Such”professional denial” shows the way,particularly in Les amours d’Astrée et de Céladon (2007); there isover a hundred minutes, the speech of amorous shepherds and shepherdesses, and when do you get a few sheep to see? In the first 12 minutes we see them running here and there twice, woolly and sufficient. The film’s source is a novel by Honore d’Urfe, published between 1607 and 1627. Rohmer extracts a concise narrative from this novel, concerning the troubled courtship between young shepherdess Astrea and her beloved swain Celadon. The setting is ancient Gaul, imagined as an idyllic landscape populated by innocent rurals, aristocratic nymphs and wise druids. This film’s fifth-century Gaul is really, as the opening titles point out, a fantasy land imagined by seventeenth-century French society, and it’s this ambivalent vision that the film evokes. Rohmer makes us very aware that we are really watching present-day actors performing a sort of ritual among real French landscapes.

In Le rayon vert (2001) we travel in the north-west of France to Cherbourg. The main character Delphine brings us here with her shyness and passivity to madness, because eagerly looking for true love, it would be exactly just that what she would admit to anyone.The film concerns Delphine’s summer holiday. She is nervous, will not compromise, feels out of place, and is not averse to explaining her ideals at length over a salad. Delphine is also quietly awed by the world: a sudden wind in the bushes makes her stop; the power of the sea makes her stay on the shore; the snow in the mountains makes her awkwardly reach down to touch its coldness. Everything should just happen, everything should be done magically, because valuable experiences are only when they are announced by a higher power, so to speak. Delphine brings not only her friends to despair, but with a wild mane of hair and a sad sight it happens to her after all. Delphine wants, or does not intend yet? The train wheels rattle on, about to Biarritz on the Atlantic coast. Ah, the sea!

Or the Rhone valley, the beautiful scenery of the Midi in Conte d’automne (1998). Surrounded by vineyards and well-meaning friends can Rohmer languish a woman for the love of a man. But how do you take this? Nature as the event of growth, because the vines need lots of sun to become wine once. Thus, the relationships between people, love should because once in reliance thereon. Alleged secret recipes when it comes to wine and love, dissolve rapidly in air and eventually turn out to be completely unnecessary.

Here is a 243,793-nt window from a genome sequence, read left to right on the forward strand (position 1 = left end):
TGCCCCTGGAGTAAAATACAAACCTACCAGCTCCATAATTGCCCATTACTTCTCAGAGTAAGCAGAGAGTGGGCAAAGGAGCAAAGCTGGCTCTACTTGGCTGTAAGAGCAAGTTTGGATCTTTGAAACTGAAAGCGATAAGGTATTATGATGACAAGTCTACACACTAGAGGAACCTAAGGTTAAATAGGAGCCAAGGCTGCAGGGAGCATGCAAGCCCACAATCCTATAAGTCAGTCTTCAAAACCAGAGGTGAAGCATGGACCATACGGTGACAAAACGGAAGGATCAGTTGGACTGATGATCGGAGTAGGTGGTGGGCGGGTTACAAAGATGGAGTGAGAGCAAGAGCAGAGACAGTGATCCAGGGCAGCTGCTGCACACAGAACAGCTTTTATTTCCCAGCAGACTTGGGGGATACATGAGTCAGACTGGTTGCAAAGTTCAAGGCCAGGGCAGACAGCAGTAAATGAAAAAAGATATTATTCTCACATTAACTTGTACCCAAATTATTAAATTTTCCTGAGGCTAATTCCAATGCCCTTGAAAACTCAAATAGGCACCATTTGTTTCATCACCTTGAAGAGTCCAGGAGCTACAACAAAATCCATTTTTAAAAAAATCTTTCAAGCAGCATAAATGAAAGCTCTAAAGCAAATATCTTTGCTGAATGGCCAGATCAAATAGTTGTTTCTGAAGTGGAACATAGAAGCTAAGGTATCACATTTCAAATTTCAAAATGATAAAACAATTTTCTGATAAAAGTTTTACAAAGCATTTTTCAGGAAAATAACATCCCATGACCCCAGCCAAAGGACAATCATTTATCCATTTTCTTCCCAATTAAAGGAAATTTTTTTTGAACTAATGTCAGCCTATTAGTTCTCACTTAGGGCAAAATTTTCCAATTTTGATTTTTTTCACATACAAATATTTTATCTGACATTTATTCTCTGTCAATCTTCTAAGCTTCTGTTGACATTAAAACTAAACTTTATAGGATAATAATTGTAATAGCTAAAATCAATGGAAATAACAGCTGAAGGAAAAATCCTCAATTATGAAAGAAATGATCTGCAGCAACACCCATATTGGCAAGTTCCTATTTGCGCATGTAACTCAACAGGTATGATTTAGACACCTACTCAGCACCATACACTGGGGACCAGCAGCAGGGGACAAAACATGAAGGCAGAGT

In the north of France, more precisely in Montfaucon, Rohmer shows us the daily life of a farmer. The vegetable production may not be enough andso shows us Rohmer in Fermière à Montfaucon (1967) an insight into the local municipal politics Monique Sendron. And what happens just before the eyes of the director, he tried to objectively capture. Rural romance are nowhere. Almost like a documentary so during his feature film L’arbre, le maire et la médiatèque (1993) many years later, this romance. As a writer jumps eloquently through a garden, admires the blooming trees, sings for joy when viewing shapely vegetables and tender green herbs. Oh, in the countryside everything is immersed in such pretty colors! During her lover. The things to be planted and therefore need to grow. Basta. And while the poet still indicates that the person belongs  in the cities, a journalist covering another scandal, a young girl brings all still to reason and everyone singing at the end. And the clouds drift by.

This article’s epigraph was found in a letter written by Rohmer in 1972, he then wrote to the Austrian Film Museum because of an upcoming visit to Vienna and he asked for the possibility to travel by train, because …: “And all my films, fabled while travelling…”. According to “Who’s Who in France,” Rohmer was born in Tulle, a city in southwestern France. Other sources place his origins in the northeastern city of Nancy.… Still travelling with Rohmer.